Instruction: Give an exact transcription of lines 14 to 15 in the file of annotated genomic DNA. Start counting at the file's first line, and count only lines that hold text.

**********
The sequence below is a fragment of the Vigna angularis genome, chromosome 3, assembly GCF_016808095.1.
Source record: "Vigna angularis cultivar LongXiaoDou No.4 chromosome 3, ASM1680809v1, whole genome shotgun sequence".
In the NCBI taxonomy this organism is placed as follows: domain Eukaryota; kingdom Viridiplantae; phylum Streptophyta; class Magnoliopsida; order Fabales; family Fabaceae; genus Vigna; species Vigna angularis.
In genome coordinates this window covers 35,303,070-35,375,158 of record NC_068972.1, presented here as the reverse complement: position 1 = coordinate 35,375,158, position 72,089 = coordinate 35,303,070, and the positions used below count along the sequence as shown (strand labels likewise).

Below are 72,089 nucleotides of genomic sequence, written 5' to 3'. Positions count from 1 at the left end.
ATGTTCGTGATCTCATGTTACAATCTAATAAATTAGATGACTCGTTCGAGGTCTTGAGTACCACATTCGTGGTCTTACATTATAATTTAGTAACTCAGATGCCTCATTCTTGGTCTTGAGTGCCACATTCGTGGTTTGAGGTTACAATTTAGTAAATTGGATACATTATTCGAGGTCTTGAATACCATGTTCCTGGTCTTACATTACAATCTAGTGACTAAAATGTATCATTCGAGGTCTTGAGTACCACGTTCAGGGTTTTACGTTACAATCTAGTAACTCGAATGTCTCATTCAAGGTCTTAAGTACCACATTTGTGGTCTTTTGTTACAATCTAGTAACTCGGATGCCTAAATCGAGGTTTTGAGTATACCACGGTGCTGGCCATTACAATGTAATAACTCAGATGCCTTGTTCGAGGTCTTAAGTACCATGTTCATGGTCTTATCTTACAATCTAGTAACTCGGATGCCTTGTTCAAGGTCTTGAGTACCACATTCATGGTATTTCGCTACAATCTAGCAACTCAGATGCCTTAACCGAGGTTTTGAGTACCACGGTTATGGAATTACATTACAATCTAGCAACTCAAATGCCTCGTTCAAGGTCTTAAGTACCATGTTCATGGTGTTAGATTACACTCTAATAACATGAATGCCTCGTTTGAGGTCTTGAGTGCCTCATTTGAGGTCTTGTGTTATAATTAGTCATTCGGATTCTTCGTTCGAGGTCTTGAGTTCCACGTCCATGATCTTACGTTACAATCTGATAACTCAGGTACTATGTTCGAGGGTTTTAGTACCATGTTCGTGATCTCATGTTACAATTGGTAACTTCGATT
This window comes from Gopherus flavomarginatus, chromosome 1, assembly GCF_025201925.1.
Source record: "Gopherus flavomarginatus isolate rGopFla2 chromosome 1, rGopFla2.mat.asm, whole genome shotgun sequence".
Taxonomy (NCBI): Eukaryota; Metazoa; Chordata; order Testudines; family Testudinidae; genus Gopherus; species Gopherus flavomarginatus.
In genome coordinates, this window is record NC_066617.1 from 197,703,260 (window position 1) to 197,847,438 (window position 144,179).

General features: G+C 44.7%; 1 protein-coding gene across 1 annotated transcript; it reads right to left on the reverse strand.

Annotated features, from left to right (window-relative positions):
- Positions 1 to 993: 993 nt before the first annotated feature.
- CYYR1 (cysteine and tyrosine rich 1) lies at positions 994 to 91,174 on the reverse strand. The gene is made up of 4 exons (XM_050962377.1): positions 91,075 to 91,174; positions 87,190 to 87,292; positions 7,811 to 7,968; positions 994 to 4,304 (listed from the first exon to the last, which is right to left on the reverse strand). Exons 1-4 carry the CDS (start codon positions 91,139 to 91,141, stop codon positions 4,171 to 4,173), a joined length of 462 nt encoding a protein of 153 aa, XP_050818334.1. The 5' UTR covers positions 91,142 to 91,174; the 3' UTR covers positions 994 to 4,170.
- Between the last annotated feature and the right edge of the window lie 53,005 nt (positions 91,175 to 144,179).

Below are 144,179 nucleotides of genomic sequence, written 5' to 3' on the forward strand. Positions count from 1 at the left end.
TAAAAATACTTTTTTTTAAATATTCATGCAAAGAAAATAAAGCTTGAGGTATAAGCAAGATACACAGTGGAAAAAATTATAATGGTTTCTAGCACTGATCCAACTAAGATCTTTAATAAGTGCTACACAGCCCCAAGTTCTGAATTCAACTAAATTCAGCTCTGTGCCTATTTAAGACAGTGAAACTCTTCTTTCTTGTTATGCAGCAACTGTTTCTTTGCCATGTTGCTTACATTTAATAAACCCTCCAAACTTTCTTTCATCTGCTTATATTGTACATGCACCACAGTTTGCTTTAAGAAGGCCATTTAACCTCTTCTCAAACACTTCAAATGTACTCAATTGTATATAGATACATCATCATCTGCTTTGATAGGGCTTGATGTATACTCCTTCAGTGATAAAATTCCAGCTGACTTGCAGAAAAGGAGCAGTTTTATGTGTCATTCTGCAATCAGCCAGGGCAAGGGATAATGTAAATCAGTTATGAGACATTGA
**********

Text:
- CYYR1 (cysteine and tyrosine rich 1) lies at positions 994 to 91,174 on the reverse strand. The gene is made up of 4 exons (XM_050962377.1): positions 91,075 to 91,174; positions 87,190 to 87,292; positions 7,811 to 7,968; positions 994 to 4,304 (listed from the first exon to the last, which is right to left on the reverse strand). Exons 1-4 carry the CDS (start codon positions 91,139 to 91,141, stop codon positions 4,171 to 4,173), a joined length of 462 nt encoding a protein of 153 aa, XP_050818334.1. The 5' UTR covers positions 91,142 to 91,174; the 3' UTR covers positions 994 to 4,170.
- Between the last annotated feature and the right edge of the window lie 53,005 nt (positions 91,175 to 144,179).